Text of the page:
There’s nothing quite like a bit of poop on the footpath to confirm you’re in England.
But we’re not talking any old poo here. Bird poo is so frequent it hardly registers. Cow poo is more likely to be located on a road through a Swiss alpine field. Dog poo is just off (I’ve had more than enough of that in some places in Italy where the dangers of the footpath rival those of the road). No, I’m talking about sheep manure.
A well-placed sheep dropping is a greeting from the pastures of England which says, “Welcome to rural England. The pace is different here; the boundaries humans have created between themselves and the natural world, not so pronounced. Enjoy the unusual juxtaposition of farm animals and built-up areas.”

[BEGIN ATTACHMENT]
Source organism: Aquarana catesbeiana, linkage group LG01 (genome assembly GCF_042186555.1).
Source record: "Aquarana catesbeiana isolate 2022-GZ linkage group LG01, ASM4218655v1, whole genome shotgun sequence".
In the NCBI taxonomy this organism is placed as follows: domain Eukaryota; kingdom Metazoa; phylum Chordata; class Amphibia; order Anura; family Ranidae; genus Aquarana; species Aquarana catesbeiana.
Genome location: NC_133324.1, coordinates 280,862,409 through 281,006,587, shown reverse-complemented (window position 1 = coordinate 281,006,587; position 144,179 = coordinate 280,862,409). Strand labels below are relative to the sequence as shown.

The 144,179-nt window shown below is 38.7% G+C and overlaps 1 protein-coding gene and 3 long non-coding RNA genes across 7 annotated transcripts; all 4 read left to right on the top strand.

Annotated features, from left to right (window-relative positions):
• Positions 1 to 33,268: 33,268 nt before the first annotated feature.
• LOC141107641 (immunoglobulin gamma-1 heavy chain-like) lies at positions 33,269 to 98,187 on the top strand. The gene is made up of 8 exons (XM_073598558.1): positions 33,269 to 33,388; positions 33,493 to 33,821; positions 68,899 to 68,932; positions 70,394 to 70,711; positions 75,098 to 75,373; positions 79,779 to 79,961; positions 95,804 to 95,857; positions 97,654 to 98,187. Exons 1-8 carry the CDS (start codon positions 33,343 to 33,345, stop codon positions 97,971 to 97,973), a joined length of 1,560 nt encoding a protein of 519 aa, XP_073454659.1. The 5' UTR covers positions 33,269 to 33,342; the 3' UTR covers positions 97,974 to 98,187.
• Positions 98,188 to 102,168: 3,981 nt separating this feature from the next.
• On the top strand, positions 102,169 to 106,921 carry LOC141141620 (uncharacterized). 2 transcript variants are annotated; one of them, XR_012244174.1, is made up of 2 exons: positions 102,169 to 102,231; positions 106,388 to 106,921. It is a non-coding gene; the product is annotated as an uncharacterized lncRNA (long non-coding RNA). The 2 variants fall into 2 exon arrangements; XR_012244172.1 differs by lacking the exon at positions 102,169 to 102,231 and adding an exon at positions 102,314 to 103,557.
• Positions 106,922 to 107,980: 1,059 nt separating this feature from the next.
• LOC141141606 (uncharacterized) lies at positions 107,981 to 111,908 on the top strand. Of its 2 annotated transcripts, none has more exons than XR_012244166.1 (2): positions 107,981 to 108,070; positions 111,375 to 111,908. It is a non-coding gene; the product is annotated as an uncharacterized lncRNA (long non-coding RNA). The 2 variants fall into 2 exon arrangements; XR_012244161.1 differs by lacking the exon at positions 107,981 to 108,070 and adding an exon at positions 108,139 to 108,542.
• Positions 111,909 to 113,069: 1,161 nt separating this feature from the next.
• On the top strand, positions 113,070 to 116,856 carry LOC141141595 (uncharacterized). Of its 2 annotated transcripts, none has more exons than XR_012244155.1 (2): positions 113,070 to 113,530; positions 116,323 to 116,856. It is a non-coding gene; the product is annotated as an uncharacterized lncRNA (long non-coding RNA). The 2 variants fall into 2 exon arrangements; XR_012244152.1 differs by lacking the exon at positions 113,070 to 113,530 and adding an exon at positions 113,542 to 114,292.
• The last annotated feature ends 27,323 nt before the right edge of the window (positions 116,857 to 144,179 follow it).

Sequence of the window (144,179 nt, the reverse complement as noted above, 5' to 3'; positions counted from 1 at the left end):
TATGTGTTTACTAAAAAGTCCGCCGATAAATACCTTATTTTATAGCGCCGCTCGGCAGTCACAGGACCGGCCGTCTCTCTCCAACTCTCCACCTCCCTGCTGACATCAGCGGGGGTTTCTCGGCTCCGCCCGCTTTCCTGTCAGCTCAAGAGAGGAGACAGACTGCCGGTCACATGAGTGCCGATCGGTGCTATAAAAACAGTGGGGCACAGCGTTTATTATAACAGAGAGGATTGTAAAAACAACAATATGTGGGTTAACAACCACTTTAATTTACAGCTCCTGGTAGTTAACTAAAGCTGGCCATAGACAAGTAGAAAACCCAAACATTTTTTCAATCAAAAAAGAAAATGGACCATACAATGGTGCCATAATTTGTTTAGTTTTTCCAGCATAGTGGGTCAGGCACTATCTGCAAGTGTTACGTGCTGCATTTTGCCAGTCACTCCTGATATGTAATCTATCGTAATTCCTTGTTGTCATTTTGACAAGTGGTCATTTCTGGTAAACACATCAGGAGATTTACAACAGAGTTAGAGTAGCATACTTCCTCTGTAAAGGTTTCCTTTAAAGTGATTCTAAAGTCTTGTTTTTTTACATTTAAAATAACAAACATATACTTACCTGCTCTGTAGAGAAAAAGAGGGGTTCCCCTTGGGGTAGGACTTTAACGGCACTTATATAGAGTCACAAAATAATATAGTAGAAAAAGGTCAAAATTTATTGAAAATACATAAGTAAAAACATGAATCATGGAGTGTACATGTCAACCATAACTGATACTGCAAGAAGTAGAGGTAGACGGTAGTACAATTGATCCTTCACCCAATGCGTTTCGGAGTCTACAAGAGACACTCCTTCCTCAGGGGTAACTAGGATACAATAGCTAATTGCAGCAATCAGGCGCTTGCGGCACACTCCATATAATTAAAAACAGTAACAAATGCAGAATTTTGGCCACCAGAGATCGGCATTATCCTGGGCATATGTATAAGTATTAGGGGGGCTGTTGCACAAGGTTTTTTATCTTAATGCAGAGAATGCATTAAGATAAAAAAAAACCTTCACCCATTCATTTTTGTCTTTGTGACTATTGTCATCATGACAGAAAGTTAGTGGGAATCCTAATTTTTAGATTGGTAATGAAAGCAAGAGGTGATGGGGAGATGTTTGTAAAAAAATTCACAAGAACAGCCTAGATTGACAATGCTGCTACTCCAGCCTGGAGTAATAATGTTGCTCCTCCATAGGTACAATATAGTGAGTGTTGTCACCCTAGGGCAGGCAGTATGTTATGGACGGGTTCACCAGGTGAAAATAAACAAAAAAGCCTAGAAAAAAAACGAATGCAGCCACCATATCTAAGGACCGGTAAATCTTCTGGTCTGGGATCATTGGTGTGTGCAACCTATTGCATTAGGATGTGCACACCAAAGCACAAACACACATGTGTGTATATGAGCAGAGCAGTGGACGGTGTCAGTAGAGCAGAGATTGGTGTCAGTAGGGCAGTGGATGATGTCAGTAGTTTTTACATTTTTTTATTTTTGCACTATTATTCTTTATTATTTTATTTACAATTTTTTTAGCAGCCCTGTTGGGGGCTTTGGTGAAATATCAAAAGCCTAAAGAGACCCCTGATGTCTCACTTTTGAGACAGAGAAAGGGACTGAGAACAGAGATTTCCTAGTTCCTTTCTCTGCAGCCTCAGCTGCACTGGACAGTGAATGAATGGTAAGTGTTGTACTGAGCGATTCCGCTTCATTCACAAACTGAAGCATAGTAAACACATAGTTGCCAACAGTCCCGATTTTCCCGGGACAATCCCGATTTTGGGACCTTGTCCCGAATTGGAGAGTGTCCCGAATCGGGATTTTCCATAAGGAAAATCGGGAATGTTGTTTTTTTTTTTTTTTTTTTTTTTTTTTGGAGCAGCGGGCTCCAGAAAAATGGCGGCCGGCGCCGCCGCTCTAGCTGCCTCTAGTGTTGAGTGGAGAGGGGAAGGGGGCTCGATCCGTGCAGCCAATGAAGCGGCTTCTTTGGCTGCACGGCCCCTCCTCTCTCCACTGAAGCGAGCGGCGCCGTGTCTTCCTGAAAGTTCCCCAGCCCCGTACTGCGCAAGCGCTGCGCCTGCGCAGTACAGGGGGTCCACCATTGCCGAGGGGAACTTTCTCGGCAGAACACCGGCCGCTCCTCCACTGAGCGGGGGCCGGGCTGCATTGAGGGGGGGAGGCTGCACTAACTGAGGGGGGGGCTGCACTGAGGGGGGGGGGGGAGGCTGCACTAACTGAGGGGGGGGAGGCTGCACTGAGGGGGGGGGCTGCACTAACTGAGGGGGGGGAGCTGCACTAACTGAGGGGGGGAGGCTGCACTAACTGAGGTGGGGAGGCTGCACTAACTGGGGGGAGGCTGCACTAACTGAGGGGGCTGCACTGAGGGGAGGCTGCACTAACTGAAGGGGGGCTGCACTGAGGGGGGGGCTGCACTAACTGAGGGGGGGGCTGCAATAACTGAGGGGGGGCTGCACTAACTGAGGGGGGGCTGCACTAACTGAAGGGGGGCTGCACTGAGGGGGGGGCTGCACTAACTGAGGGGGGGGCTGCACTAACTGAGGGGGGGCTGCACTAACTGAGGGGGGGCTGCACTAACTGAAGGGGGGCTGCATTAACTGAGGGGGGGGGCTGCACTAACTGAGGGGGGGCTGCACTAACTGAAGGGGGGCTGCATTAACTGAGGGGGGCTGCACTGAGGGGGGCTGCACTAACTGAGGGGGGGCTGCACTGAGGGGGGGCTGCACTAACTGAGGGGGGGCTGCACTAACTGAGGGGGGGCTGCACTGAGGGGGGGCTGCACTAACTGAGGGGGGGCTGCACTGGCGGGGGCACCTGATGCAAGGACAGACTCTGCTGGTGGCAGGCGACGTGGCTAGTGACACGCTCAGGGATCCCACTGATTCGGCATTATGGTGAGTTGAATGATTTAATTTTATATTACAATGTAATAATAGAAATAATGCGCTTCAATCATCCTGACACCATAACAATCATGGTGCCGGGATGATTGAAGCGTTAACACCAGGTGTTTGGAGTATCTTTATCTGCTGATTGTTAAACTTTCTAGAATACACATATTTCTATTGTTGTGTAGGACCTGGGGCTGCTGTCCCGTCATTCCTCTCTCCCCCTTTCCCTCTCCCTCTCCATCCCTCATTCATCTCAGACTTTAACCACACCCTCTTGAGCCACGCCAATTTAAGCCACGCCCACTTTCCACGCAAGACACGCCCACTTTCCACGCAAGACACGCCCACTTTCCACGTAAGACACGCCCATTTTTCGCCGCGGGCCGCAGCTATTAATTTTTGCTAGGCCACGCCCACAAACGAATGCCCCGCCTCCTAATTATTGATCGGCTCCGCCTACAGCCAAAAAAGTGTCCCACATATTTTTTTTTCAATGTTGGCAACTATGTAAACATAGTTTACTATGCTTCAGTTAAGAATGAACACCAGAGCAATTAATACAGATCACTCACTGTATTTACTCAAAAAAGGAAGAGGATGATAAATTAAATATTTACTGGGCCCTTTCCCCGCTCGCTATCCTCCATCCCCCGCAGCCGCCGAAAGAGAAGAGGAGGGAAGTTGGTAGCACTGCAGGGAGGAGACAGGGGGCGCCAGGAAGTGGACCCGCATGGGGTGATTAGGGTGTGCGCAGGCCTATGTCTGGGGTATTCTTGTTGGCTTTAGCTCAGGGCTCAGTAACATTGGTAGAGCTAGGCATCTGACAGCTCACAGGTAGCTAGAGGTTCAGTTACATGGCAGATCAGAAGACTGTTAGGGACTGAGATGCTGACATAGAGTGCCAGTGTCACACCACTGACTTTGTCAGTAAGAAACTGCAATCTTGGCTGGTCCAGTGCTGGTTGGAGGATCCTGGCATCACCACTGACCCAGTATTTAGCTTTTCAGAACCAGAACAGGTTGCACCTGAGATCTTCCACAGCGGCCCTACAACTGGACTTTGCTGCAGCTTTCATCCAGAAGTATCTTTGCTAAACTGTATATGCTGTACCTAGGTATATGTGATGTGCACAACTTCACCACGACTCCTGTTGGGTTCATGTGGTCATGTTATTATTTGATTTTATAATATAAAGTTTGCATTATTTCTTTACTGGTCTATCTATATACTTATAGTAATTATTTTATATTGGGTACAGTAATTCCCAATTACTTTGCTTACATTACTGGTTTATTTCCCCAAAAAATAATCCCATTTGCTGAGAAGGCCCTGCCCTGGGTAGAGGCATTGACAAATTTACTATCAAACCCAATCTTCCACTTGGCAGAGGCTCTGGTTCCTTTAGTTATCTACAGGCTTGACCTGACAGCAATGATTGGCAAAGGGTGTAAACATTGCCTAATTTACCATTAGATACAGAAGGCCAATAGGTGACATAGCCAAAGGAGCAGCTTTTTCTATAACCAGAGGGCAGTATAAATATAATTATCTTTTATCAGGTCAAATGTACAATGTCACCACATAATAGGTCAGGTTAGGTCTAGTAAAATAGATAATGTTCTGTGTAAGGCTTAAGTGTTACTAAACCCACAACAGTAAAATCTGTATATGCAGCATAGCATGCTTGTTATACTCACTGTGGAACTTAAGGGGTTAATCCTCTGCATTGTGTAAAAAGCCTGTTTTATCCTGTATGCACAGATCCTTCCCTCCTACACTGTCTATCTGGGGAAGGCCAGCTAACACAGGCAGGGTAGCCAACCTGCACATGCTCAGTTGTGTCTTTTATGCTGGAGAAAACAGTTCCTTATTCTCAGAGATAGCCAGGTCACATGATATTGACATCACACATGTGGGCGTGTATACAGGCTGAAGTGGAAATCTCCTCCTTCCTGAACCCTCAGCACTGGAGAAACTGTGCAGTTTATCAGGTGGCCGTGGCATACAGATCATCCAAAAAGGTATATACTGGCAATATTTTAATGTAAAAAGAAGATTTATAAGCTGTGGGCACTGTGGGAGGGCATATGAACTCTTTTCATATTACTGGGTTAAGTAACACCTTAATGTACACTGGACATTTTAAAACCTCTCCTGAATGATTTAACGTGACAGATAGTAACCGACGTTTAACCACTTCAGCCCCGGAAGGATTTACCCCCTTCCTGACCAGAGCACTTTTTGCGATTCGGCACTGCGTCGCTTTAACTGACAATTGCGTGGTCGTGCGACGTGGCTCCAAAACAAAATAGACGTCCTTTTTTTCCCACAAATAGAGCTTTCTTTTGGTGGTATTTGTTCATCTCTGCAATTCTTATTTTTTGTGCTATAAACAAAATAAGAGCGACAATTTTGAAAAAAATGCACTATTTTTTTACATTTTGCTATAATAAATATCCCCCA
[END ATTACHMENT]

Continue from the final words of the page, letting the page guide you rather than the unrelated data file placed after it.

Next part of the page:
Is it that manure returns me to my childhood farming days or to a nostalgic, deeper past where all humans were closer to animals? Is it that I appreciate the smell and form of animal manure as a sort of architecture? Wild poop, unidentified scat, holds a fascination for me. I wonder what sort of animal produced it, what their diet consists of, why the scat takes a particular physical form.
Perhaps most of all, sheep manure on a footpath is an acknowledgement of our unity as creatures of the earth. We have encroached so much, have put animals in boxes – literally and figuratively – it’s refreshing to see them allowed to roam in our spaces. And unexpectedness is often fun.